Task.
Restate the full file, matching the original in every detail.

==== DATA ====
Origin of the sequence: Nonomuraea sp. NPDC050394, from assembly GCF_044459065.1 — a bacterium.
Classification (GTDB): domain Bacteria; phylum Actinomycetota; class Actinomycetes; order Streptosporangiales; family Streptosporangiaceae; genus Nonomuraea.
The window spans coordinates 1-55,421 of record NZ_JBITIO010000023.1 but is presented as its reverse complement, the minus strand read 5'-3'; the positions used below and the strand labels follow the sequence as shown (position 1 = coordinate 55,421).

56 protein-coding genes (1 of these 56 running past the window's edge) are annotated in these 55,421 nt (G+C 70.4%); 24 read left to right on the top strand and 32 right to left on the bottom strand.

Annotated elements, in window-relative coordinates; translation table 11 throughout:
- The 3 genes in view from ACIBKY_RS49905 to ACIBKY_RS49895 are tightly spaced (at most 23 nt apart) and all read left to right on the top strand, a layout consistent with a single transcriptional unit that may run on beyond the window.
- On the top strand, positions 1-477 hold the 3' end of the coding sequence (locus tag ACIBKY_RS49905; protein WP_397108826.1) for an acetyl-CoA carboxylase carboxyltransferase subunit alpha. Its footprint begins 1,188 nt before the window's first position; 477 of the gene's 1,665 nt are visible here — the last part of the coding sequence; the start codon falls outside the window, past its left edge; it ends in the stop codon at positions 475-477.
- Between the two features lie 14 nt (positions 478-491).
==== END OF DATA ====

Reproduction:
Origin of the sequence: Nonomuraea sp. NPDC050394, from assembly GCF_044459065.1 — a bacterium.
Classification (GTDB): domain Bacteria; phylum Actinomycetota; class Actinomycetes; order Streptosporangiales; family Streptosporangiaceae; genus Nonomuraea.
The window spans coordinates 1-55,421 of record NZ_JBITIO010000023.1 but is presented as its reverse complement, the minus strand read 5'-3'; the positions used below and the strand labels follow the sequence as shown (position 1 = coordinate 55,421).

56 protein-coding genes (1 of these 56 running past the window's edge) are annotated in these 55,421 nt (G+C 70.4%); 24 read left to right on the top strand and 32 right to left on the bottom strand.

Annotated elements, in window-relative coordinates; translation table 11 throughout:
- The 3 genes in view from ACIBKY_RS49905 to ACIBKY_RS49895 are tightly spaced (at most 23 nt apart) and all read left to right on the top strand, a layout consistent with a single transcriptional unit that may run on beyond the window.
- On the top strand, positions 1-477 hold the 3' end of the coding sequence (locus tag ACIBKY_RS49905; protein WP_397108826.1) for an acetyl-CoA carboxylase carboxyltransferase subunit alpha. Its footprint begins 1,188 nt before the window's first position; 477 of the gene's 1,665 nt are visible here — the last part of the coding sequence; the start codon falls outside the window, past its left edge; it ends in the stop codon at positions 475-477.
- Between the two features lie 14 nt (positions 478-491).